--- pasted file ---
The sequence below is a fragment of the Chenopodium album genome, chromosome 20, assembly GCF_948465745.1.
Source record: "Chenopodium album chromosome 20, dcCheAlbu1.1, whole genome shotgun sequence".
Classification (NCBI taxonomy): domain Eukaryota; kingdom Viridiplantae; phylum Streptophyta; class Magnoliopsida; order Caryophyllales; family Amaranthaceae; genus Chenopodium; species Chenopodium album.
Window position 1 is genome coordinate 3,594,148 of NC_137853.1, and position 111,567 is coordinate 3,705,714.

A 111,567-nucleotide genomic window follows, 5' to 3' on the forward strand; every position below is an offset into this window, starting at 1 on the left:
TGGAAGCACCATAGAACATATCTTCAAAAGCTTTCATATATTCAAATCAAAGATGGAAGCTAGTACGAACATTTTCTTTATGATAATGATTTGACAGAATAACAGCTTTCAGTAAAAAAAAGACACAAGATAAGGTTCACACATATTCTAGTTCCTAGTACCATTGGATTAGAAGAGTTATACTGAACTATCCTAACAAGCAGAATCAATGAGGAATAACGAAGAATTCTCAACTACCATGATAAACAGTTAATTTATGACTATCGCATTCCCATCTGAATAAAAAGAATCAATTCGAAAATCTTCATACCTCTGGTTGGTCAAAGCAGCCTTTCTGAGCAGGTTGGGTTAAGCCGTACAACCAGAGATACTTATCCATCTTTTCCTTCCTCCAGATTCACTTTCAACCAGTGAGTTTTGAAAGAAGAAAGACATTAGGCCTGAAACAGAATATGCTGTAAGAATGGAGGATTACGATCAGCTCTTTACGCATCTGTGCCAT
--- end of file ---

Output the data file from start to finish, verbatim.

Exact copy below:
The sequence below is a fragment of the Chenopodium album genome, chromosome 20, assembly GCF_948465745.1.
Source record: "Chenopodium album chromosome 20, dcCheAlbu1.1, whole genome shotgun sequence".
Classification (NCBI taxonomy): domain Eukaryota; kingdom Viridiplantae; phylum Streptophyta; class Magnoliopsida; order Caryophyllales; family Amaranthaceae; genus Chenopodium; species Chenopodium album.
Window position 1 is genome coordinate 3,594,148 of NC_137853.1, and position 111,567 is coordinate 3,705,714.

A 111,567-nucleotide genomic window follows, 5' to 3' on the forward strand; every position below is an offset into this window, starting at 1 on the left:
TGGAAGCACCATAGAACATATCTTCAAAAGCTTTCATATATTCAAATCAAAGATGGAAGCTAGTACGAACATTTTCTTTATGATAATGATTTGACAGAATAACAGCTTTCAGTAAAAAAAAGACACAAGATAAGGTTCACACATATTCTAGTTCCTAGTACCATTGGATTAGAAGAGTTATACTGAACTATCCTAACAAGCAGAATCAATGAGGAATAACGAAGAATTCTCAACTACCATGATAAACAGTTAATTTATGACTATCGCATTCCCATCTGAATAAAAAGAATCAATTCGAAAATCTTCATACCTCTGGTTGGTCAAAGCAGCCTTTCTGAGCAGGTTGGGTTAAGCCGTACAACCAGAGATACTTATCCATCTTTTCCTTCCTCCAGATTCACTTTCAACCAGTGAGTTTTGAAAGAAGAAAGACATTAGGCCTGAAACAGAATATGCTGTAAGAATGGAGGATTACGATCAGCTCTTTACGCATCTGTGCCAT